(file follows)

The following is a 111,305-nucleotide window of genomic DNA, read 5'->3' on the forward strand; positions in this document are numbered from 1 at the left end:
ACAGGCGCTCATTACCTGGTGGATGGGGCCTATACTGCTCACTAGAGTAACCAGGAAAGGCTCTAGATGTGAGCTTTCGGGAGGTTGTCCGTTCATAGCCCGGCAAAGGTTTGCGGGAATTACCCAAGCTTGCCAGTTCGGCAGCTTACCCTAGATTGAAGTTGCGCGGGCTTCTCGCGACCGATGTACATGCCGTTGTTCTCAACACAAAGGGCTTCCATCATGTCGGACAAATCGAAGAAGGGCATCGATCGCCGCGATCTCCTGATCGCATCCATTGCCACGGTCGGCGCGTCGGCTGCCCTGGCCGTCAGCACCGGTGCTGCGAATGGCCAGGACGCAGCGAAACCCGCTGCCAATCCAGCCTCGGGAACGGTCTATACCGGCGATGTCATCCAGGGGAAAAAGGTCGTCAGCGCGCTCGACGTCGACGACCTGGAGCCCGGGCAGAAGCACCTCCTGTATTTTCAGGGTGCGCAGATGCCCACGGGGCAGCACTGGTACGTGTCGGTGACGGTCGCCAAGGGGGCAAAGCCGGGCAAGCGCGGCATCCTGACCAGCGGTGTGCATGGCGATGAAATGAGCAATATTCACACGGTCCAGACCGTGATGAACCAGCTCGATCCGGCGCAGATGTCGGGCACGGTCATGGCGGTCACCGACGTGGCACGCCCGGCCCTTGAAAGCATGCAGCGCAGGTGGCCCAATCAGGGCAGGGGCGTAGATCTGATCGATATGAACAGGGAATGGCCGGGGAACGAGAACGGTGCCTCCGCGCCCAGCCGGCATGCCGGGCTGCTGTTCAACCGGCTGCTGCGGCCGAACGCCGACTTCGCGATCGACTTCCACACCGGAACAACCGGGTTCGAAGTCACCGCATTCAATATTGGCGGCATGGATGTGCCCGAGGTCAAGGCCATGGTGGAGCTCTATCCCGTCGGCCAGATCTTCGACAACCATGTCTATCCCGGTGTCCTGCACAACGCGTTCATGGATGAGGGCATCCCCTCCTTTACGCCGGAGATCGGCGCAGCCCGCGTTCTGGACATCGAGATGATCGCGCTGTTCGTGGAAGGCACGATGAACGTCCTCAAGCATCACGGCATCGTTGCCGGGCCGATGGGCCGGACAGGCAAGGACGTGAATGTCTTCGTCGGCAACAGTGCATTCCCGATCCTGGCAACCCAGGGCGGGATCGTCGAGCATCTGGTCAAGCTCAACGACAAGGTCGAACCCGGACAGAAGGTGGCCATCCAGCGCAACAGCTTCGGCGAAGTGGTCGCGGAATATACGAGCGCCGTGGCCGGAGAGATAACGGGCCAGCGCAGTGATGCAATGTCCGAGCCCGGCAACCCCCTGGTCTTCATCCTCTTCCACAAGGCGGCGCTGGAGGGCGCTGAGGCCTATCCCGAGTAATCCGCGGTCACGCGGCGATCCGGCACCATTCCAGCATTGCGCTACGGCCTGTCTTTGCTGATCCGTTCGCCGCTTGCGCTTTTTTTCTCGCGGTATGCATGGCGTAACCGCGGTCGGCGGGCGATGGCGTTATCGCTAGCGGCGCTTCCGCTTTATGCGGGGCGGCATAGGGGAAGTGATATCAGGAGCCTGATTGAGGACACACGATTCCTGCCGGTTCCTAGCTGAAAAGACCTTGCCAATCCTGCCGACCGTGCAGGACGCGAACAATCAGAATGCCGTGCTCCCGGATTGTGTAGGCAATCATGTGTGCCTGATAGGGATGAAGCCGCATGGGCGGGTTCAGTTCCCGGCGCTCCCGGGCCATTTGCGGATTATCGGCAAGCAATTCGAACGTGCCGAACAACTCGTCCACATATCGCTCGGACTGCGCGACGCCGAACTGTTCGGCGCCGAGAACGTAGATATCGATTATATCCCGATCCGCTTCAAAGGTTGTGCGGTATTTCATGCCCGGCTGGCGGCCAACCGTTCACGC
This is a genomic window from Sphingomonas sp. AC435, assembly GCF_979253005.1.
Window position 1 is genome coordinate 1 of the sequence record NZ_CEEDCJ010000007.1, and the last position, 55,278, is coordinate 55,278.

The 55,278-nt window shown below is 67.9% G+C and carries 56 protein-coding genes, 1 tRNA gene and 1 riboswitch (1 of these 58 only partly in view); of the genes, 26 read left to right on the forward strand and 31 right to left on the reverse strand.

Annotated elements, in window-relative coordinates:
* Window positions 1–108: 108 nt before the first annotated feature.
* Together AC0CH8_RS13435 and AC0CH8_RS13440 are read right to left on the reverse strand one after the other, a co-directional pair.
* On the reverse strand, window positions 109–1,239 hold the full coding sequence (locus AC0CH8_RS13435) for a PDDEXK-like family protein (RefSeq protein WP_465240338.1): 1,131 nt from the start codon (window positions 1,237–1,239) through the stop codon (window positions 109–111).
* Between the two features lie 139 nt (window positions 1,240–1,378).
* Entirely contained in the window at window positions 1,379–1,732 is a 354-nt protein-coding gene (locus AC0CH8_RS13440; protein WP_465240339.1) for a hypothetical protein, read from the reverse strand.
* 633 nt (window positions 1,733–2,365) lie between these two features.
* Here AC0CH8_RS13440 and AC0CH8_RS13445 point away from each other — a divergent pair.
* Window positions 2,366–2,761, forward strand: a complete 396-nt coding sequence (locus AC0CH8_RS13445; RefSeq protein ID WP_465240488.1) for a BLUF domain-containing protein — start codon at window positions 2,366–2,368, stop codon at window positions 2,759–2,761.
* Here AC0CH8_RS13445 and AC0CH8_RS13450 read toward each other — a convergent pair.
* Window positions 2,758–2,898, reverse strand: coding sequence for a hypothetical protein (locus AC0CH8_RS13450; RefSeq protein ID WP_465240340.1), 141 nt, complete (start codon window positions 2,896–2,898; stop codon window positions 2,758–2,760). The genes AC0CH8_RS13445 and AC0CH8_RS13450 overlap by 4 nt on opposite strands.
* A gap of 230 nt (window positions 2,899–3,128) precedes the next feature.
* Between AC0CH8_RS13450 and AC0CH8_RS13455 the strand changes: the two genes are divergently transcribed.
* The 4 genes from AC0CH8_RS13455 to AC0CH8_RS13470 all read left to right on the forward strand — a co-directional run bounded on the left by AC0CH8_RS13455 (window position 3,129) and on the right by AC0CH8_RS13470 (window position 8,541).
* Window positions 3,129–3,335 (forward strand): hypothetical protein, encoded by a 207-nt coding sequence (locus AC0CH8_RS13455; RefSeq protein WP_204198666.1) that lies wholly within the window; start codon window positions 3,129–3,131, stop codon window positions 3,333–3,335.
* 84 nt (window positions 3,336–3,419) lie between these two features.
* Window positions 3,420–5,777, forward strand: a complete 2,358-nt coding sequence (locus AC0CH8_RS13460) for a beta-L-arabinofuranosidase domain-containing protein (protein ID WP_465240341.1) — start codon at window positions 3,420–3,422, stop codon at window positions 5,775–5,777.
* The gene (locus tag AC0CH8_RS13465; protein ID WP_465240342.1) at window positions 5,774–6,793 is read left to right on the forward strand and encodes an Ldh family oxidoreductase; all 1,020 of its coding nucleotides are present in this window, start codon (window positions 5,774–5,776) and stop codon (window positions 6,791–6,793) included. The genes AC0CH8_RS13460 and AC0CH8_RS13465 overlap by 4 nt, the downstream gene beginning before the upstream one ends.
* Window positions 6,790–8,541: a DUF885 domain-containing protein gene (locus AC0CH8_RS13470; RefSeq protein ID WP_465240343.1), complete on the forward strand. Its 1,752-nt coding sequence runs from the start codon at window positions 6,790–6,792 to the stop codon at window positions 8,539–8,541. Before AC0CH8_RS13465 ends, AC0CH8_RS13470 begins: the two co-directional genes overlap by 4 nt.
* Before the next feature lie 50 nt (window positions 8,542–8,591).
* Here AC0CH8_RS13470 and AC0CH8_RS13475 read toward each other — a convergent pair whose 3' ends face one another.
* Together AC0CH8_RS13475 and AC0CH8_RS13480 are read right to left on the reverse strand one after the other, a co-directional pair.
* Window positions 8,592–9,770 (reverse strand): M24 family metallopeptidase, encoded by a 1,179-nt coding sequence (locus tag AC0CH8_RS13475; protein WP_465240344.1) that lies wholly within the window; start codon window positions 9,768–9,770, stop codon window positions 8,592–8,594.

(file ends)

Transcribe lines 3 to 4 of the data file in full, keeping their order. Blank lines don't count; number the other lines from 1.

This is a genomic window from Sphingomonas sp. AC435, assembly GCF_979253005.1.
Window position 1 is genome coordinate 1 of the sequence record NZ_CEEDCJ010000007.1, and the last position, 55,278, is coordinate 55,278.